Will Supreme Court Review Fifth Circuit Ruling on Pressure to Modify Content in Government Communications with Social Media Platforms?
Earlier this summer, we wrote about an opinion and order issued by Judge Terry Doughty of the U.S. District Court for the Western District of Louisiana in the case of Missouri v. Biden. The controversy stemmed from accusations of government censorship and viewpoint discrimination against speech – under both the Biden and the Trump administrations – most notably social media posts related to COVID-19.
The plaintiffs argued that the government pressured social media platforms to such a degree that it interfered with the First Amendment right of the platforms to make their own content moderation decisions. Judge Doughty agreed.
The district judge’s controversial order enjoined the White House and a broad range of government agencies from engaging in a wide array of communications with social media platforms, with 10 separate provisions laying out the parameters. The administration appealed to the Fifth Circuit, which stayed the injunction.
Now, a three-judge panel from the Fifth Circuit has weighed in. Broadly, they side with Judge Doughty’s finding that the White House, the Surgeon General’s office, the FBI, and the CDC either coerced or significantly encouraged social media platforms to moderate protected speech.
At the same time, the court significantly reduced the scope of the injunction order, striking nine out of the 10 prohibitions for vagueness, overbreadth, or redundancy. Further, the court found that a range of enjoined parties – including former NIH Infectious Disease Director Anthony Fauci and the State Department – did not engage in impermissible conduct.
What we are now left with is a much narrower new injunction with a single prohibition reading as follows:
“Defendants, and their employees and agents, shall take no actions, formal or informal, directly, or indirectly, to coerce or significantly encourage social-media companies to remove, delete, suppress, or reduce, including through altering their algorithms, posted social-media content containing protected free speech. That includes, but is not limited to, compelling the platforms to act, such as by intimating that some form of punishment will follow a failure to comply with any request, or supervising, directing, or otherwise meaningfully controlling the social-media companies’ decision-making processes.”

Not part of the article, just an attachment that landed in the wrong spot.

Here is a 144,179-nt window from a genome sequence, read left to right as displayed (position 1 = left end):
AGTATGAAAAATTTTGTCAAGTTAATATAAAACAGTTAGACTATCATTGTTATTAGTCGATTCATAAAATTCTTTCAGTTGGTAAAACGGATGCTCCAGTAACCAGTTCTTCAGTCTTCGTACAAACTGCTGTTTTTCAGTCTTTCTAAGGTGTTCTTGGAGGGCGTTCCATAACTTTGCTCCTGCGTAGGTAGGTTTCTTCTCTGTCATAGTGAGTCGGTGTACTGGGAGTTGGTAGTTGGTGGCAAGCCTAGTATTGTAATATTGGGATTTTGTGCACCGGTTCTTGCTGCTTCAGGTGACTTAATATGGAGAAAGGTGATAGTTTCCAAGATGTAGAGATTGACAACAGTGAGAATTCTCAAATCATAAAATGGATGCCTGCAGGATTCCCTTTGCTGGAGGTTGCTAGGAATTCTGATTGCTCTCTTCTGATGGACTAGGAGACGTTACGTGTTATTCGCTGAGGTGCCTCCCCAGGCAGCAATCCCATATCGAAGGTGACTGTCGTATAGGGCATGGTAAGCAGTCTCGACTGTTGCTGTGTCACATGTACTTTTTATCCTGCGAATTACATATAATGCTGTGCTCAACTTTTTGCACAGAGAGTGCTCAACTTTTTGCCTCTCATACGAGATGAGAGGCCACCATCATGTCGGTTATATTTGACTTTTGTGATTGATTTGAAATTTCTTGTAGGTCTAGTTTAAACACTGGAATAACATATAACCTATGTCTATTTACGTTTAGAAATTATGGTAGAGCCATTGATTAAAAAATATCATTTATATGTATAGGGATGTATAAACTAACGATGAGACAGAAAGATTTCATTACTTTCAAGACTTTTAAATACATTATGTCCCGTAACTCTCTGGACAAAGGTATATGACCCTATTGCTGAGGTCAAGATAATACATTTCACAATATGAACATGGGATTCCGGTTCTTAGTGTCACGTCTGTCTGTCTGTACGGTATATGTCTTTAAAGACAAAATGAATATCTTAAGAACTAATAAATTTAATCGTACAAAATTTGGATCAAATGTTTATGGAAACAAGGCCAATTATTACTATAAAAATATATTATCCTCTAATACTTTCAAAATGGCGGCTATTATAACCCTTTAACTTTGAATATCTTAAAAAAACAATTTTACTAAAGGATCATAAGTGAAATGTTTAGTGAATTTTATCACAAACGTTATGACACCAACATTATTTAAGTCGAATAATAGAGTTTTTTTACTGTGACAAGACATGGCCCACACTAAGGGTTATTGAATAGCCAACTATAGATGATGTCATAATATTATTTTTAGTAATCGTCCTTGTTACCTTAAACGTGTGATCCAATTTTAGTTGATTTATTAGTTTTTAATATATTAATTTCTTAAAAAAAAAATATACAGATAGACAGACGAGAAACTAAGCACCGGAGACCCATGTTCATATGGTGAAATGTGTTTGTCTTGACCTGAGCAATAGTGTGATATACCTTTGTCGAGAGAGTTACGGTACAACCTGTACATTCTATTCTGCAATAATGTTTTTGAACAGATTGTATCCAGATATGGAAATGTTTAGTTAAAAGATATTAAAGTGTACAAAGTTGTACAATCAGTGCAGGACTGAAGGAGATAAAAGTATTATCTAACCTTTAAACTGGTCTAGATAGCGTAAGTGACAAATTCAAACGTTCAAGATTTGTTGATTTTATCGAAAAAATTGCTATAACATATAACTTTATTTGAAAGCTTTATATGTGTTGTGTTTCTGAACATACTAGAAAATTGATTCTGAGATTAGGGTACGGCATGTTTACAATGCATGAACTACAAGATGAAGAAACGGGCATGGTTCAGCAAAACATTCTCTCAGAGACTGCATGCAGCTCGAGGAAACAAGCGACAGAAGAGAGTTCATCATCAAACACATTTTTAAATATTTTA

Unsurprisingly, the Biden administration is appealing the ruling – this time to the highest court in the land. The U.S. Supreme Court granted the administration’s request for an administrative stay of the Fifth Circuit injunction as the administration prepares to file a petition for certiorari by Oct. 13 (which would allow the Supreme Court to hear the controversy this term).
While it is at least reasonably likely that the Court will agree to hear this case, we stand by our prior position on the issue – that questions surrounding the limits of government interaction with social media companies merit a vigorous, informed public debate. We again urge Congress to hold bipartisan hearings to examine among other questions whether social media platforms find the communications with government to be unwelcome pressure or whether they find the information provided to be helpful.
In order to combat a tide of Covid misinformation, in 2021 the White House began closely monitoring social media companies’ health related postings.
The sense of urgency felt by federal officials was soon reflected in sometimes hyperbolic communications to the public that reflected the deep concern with a flood of harmful misinformation that they believed was getting in the way of the provision of accurate Covid related information to the public. In July 2021, at a White House presser, the Surgeon General accused social media companies of “enabl[ing] misinformation to poison” the public. Soon after, President Biden responded with his own comment about social media “killing people” and the White House publicly discussed legal options. Social media companies apparently understood the message, changing internal policies and making new efforts to deplatform users like the “disinfo dozen,” a list of influencers deemed problematic by the White House. Still, the administration continued its public messaging, with the White House Press Secretary at one point expressing explicit support for Section 230 reforms so the companies can be held accountable for “the harms they cause.”
Of course, the government must be able to communicate freely to the public and with private companies, especially on matters of public health and safety. The parties released from the District Court’s injunction likely exercised that right appropriately. There is danger, however, when the government works with social media silently to remove content, with no public transparency, especially if there is a hint (or more than a hint) of coercion.
What is that danger, exactly? Reasonable people agree there are public health messages that are irresponsible and harmful. But secret censorship, no matter the justification, is the royal road to a censored society.
Protect The 1st hopes that congressional hearings and a high Court review will bring clarity on the question of government communications with social media, now America’s main public square.